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Microfilaments and intermediate filaments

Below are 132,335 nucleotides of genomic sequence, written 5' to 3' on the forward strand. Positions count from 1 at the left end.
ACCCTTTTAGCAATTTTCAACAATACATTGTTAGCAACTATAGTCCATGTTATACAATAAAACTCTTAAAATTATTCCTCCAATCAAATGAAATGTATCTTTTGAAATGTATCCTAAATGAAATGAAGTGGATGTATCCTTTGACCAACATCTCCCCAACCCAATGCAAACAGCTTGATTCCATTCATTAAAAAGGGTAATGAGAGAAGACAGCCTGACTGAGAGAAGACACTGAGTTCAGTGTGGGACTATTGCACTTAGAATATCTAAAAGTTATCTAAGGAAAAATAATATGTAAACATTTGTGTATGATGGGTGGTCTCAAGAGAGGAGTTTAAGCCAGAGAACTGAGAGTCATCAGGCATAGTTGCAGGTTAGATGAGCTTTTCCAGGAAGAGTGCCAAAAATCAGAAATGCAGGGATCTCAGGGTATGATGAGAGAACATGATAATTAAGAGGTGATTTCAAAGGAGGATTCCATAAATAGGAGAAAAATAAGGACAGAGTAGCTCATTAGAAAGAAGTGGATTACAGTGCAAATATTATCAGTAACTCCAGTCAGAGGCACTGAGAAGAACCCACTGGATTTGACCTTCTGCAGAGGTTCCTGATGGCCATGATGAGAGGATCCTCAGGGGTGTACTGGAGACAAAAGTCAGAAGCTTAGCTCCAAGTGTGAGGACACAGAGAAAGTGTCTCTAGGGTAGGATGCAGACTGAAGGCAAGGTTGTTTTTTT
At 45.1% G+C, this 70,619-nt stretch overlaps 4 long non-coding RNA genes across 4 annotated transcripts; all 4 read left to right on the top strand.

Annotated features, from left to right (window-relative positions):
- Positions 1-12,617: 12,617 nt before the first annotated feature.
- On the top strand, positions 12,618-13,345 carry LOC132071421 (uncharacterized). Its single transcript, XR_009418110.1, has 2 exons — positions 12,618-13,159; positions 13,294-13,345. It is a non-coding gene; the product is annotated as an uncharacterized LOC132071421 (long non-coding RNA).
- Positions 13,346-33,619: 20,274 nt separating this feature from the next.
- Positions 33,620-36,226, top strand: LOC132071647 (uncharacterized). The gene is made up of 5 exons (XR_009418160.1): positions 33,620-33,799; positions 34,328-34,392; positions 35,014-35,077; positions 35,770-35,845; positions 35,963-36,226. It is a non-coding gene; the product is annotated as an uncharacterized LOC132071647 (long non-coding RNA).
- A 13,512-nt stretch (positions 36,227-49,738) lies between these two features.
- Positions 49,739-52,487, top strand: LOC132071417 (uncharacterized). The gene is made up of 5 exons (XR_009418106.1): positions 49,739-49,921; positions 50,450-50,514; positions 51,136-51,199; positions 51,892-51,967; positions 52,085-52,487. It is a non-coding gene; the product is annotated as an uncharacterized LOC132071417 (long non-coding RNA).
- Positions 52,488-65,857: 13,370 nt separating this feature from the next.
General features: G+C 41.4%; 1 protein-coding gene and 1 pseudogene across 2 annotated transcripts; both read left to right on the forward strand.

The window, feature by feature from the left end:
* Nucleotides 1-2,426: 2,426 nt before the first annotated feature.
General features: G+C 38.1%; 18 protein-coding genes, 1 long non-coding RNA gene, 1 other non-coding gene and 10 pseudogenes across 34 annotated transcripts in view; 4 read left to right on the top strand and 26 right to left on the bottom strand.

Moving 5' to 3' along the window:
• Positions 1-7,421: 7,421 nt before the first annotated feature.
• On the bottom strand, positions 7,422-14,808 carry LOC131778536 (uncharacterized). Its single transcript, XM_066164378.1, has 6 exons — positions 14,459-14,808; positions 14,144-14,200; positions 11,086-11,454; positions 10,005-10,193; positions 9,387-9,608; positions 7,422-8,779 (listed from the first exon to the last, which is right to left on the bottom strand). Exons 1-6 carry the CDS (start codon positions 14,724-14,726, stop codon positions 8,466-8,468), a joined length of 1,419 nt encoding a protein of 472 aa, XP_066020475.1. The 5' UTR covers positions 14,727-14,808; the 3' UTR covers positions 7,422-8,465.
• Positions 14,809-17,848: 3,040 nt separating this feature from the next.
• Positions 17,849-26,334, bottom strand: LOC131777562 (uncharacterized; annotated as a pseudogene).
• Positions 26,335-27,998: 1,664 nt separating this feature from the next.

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- [Voiceover] Microfilaments are found in the cytoplasm and they are composed of a protein known as actin, and many molecules of actin will join together to form an actin polymer. And then the actin polymers will twist around each other to form an actin filament. Microfilaments are mainly involved in the gross movement of the cell. And microfilaments are dynamic, and what we mean by that is that they can lengthen and shorten very frequently, and in that sense, they're similar to microtubules. So, they become longer in a process known as actin polymerization, and they become shorter in a process known as actin depolymerization. And it's the polymerization and depolymerization that helps to move the cell. So, one example of where microfilaments help with the gross movement of the cell is during cell division. So the cell at some point is going to be pinched in that way and then eventually it'll separate into two separate cells, and the microfilaments help the cell make that kind of pinched shape, and then move to create two separate cells. Another example of where microfilaments help with the movement of a cell is in an amoeba. So let's say here is our amoeba cell, and we're gonna say that it's trying to capture this piece of food right over here. So in order for it to do that, it has to extend its pseudopods in that direction, and move it around that food molecule. And what helps those pseudopods move? The microfilaments. Let's move on to intermediate filaments. So, intermediate filaments, in contrast to microtubules and microfilaments, are made up of many different types of proteins that are strung together into polymers. These polymers twist together to make the intermediate filaments. And intermediate filaments are different than microtubules and microfilaments in that they're pretty much permanent. So, once they're made by the cell, they kind of stay put, as opposed to microtubules... I'm just gonna abbreviate like that... and microfilaments that we explained are dynamic. They constantly change depending on the needs of the cell. So, what do intermediate filaments do? Well, they provide structural support for the cell. Or another way to say this is they resist mechanical stress. And in the picture it almost looks like the intermediate filaments are this supporting wire, and if you recall in our introduction to cytoskeleton, we mentioned that the intermediate filaments can be compared to the springs inside of a mattress. So, if you were to sit down on a mattress, you might squish it a little bit, but once you stand up, the mattress will revert to its original shape, thanks to the springs inside. So the intermediate filaments, in blue in this picture, act in the same way.